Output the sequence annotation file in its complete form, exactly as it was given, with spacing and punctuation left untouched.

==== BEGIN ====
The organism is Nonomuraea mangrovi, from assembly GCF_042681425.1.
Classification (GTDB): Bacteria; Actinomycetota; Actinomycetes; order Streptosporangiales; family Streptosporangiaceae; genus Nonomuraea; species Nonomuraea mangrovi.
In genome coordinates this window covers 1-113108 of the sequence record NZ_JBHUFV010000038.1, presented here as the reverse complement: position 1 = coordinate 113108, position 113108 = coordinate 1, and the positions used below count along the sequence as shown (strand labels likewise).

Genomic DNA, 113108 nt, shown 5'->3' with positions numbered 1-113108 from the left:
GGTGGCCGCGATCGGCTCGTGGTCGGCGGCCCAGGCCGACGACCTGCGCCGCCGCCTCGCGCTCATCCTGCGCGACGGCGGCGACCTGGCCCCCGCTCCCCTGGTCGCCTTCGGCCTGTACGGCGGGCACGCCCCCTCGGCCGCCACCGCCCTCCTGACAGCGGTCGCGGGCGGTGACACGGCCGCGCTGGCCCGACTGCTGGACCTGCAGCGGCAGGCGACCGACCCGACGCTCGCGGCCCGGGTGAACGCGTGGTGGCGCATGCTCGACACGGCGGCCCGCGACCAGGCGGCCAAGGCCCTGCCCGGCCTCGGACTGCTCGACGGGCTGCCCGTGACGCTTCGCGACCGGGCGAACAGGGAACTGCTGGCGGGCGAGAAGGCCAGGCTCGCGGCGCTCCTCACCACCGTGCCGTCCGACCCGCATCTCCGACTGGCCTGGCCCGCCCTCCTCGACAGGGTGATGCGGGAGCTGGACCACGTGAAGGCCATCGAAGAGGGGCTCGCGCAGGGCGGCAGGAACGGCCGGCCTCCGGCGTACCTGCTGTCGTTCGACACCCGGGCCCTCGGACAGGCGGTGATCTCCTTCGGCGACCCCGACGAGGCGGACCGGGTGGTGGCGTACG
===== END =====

The organism is Nonomuraea mangrovi, from assembly GCF_042681425.1.
Classification (GTDB): Bacteria; Actinomycetota; Actinomycetes; order Streptosporangiales; family Streptosporangiaceae; genus Nonomuraea; species Nonomuraea mangrovi.
In genome coordinates this window covers 1-113108 of the sequence record NZ_JBHUFV010000038.1, presented here as the reverse complement: position 1 = coordinate 113108, position 113108 = coordinate 1, and the positions used below count along the sequence as shown (strand labels likewise).

Genomic DNA, 113108 nt, shown 5'->3' with positions numbered 1-113108 from the left:
GGTGGCCGCGATCGGCTCGTGGTCGGCGGCCCAGGCCGACGACCTGCGCCGCCGCCTCGCGCTCATCCTGCGCGACGGCGGCGACCTGGCCCCCGCTCCCCTGGTCGCCTTCGGCCTGTACGGCGGGCACGCCCCCTCGGCCGCCACCGCCCTCCTGACAGCGGTCGCGGGCGGTGACACGGCCGCGCTGGCCCGACTGCTGGACCTGCAGCGGCAGGCGACCGACCCGACGCTCGCGGCCCGGGTGAACGCGTGGTGGCGCATGCTCGACACGGCGGCCCGCGACCAGGCGGCCAAGGCCCTGCCCGGCCTCGGACTGCTCGACGGGCTGCCCGTGACGCTTCGCGACCGGGCGAACAGGGAACTGCTGGCGGGCGAGAAGGCCAGGCTCGCGGCGCTCCTCACCACCGTGCCGTCCGACCCGCATCTCCGACTGGCCTGGCCCGCCCTCCTCGACAGGGTGATGCGGGAGCTGGACCACGTGAAGGCCATCGAAGAGGGGCTCGCGCAGGGCGGCAGGAACGGCCGGCCTCCGGCGTACCTGCTGTCGTTCGACACCCGGGCCCTCGGACAGGCGGTGATCTCCTTCGGCGACCCCGACGAGGCGGACCGGGTGGTGGCGTACG